Human free will might seem like the squishiest of philosophical subjects, way beyond the realm of mathematical demonstration. But two highly regarded Princeton mathematicians, John Conway and Simon Kochen, claim to have proven that if humans have even the tiniest amount of free will, then atoms themselves must also behave unpredictably.
That might seem bad news for dyed-in-the-wool determinists like me (sorry, I can't help it). But no, it was all pre-ordained that no less a personage than Gerard 't Hooft, long ago the top man of instantons, the subject of my PhD, would step in and save the (determinist) day:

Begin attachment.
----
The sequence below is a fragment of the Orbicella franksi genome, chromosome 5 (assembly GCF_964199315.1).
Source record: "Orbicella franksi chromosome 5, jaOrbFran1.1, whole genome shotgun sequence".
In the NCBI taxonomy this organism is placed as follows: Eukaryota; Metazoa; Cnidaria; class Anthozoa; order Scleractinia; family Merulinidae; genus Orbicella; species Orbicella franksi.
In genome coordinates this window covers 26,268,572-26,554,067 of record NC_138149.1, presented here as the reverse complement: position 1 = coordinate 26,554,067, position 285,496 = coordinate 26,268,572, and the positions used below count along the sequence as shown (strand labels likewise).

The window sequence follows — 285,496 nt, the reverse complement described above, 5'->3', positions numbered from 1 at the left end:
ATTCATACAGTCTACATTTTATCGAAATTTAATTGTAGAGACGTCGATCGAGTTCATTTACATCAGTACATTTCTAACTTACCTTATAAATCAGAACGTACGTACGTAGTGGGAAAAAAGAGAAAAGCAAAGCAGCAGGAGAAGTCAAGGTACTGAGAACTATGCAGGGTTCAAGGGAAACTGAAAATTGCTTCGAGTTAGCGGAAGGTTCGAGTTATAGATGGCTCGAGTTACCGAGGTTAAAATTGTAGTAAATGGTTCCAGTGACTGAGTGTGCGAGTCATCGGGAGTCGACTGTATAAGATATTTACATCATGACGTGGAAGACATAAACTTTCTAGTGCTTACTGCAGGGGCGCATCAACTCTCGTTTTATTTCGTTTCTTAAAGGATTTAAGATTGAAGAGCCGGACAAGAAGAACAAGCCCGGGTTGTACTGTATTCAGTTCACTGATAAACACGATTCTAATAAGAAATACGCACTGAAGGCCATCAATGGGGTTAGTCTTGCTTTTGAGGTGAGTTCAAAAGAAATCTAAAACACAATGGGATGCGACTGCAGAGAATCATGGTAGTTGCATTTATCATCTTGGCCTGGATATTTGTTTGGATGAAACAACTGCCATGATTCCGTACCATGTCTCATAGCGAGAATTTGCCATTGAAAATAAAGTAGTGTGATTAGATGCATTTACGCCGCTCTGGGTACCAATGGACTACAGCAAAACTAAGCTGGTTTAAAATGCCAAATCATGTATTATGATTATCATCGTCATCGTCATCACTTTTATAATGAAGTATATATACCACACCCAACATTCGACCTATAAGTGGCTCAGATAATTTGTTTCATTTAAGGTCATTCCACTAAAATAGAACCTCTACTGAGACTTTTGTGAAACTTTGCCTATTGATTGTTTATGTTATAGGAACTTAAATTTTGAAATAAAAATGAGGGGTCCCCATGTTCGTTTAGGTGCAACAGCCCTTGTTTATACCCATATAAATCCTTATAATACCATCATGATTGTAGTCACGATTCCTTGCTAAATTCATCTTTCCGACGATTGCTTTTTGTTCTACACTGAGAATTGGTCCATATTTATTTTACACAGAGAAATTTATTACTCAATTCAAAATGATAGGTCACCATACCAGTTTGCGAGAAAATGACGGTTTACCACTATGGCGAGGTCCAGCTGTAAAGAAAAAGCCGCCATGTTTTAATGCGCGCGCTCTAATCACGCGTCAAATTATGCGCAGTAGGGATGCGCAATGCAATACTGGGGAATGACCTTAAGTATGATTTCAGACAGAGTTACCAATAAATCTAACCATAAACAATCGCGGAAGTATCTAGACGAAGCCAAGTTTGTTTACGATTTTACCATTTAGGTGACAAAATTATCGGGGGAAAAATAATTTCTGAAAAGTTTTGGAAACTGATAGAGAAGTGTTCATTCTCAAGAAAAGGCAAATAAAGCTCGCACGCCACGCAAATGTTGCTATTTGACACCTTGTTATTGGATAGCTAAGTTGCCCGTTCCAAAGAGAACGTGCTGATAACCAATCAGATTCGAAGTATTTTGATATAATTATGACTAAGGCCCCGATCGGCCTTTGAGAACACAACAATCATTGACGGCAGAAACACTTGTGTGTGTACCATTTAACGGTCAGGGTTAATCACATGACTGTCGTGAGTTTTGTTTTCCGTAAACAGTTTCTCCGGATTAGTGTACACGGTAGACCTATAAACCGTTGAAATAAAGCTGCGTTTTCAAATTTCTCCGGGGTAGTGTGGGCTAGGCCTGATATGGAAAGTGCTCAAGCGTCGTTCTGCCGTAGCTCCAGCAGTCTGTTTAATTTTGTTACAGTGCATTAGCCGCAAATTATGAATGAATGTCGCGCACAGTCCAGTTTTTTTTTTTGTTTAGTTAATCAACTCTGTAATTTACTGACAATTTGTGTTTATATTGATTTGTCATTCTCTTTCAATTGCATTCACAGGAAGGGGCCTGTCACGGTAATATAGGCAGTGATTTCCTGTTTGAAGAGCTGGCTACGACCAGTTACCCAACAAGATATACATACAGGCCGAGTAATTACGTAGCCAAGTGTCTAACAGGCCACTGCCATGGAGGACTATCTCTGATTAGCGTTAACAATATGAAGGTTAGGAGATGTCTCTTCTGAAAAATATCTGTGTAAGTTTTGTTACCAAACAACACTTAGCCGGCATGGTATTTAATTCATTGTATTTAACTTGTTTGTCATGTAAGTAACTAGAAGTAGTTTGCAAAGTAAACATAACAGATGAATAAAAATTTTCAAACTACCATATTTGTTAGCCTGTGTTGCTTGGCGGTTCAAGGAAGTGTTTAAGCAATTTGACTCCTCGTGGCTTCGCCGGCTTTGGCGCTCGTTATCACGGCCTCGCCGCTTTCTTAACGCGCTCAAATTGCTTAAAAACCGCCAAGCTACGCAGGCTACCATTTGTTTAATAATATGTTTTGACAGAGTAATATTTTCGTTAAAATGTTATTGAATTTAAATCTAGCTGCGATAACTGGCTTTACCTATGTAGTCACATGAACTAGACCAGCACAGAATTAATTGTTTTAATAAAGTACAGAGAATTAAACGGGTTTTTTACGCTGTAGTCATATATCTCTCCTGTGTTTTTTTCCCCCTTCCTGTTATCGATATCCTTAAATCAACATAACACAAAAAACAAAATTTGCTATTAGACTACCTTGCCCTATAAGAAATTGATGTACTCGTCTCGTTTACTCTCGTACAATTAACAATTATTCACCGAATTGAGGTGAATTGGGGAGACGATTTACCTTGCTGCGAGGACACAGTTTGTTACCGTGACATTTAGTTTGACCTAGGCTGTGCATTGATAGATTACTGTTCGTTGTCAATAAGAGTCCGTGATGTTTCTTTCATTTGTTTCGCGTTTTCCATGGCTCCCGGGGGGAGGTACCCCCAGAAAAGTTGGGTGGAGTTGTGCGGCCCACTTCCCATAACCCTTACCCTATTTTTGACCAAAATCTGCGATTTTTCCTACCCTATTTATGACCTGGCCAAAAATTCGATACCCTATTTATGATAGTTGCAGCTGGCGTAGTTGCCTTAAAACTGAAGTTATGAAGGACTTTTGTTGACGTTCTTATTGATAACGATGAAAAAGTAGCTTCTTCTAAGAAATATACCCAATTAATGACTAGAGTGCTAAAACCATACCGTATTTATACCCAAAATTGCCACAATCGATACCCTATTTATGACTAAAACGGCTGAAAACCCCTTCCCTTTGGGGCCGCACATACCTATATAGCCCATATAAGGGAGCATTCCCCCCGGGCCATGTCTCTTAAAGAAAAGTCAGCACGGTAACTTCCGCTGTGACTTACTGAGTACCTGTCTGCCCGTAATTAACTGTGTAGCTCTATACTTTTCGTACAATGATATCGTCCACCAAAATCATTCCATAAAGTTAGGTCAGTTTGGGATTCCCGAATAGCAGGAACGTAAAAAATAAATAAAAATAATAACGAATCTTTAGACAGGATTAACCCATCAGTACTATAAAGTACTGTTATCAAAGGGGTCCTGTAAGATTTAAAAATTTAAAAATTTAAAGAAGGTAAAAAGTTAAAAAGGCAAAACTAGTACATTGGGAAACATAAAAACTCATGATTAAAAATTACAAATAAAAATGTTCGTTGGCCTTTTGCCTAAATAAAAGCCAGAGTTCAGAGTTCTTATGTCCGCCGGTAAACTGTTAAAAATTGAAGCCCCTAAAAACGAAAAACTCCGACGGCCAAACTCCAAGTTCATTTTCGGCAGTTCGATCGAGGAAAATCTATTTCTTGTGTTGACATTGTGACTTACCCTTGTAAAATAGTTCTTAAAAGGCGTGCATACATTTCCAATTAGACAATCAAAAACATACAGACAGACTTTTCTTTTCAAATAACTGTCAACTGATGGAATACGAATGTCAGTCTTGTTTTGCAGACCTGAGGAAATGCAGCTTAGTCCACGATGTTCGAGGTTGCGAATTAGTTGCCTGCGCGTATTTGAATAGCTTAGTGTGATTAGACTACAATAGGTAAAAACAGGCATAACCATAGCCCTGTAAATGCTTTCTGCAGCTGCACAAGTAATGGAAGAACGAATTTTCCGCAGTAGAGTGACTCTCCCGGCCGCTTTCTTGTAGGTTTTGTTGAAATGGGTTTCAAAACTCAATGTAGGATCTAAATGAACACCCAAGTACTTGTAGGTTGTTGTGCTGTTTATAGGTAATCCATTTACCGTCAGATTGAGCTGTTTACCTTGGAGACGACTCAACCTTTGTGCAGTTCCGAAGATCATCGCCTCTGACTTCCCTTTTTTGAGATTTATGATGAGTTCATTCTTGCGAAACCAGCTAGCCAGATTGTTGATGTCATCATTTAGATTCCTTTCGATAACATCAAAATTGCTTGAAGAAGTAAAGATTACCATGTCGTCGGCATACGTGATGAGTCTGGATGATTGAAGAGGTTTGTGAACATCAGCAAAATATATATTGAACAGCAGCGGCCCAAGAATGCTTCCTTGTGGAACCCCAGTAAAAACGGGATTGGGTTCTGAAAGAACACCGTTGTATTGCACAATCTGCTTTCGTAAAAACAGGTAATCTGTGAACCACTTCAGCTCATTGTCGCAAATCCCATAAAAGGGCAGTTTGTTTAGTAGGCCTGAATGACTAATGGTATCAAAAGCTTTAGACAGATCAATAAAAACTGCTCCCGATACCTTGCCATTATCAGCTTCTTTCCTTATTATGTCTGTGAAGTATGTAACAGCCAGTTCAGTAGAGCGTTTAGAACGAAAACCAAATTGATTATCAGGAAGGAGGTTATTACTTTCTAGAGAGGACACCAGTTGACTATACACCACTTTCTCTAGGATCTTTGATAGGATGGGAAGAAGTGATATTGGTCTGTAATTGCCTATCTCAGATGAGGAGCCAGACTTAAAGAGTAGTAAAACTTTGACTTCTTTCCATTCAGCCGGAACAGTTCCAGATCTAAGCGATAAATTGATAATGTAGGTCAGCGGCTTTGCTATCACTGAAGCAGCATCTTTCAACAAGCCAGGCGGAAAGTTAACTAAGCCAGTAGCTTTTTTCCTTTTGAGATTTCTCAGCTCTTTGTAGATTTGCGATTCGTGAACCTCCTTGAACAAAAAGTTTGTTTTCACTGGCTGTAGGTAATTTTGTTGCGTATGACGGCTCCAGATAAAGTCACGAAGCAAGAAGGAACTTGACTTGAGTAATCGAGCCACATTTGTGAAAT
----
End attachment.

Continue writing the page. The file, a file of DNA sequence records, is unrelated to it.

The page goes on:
Gerard ’t Hooft of the University of Utrecht in the Netherlands, who won the Nobel Prize in physics in 1999, says the pair’s conclusions are legitimate — but he chooses determinism over free will. “As a determined determinist I would say that yes, you bet, an experimenter's choice what to measure was fixed from the dawn of time, and so were the properties of the thing he decided to call a photon,” ’t Hooft says. “If you believe in determinism, you have to believe it all the way. No escape possible. Conway and Kochen have shown here in a beautiful way that a half-hearted belief in pseudo-determinism is impossible to sustain.”
So where do *you* stand - and remember, you have no choice in the matter....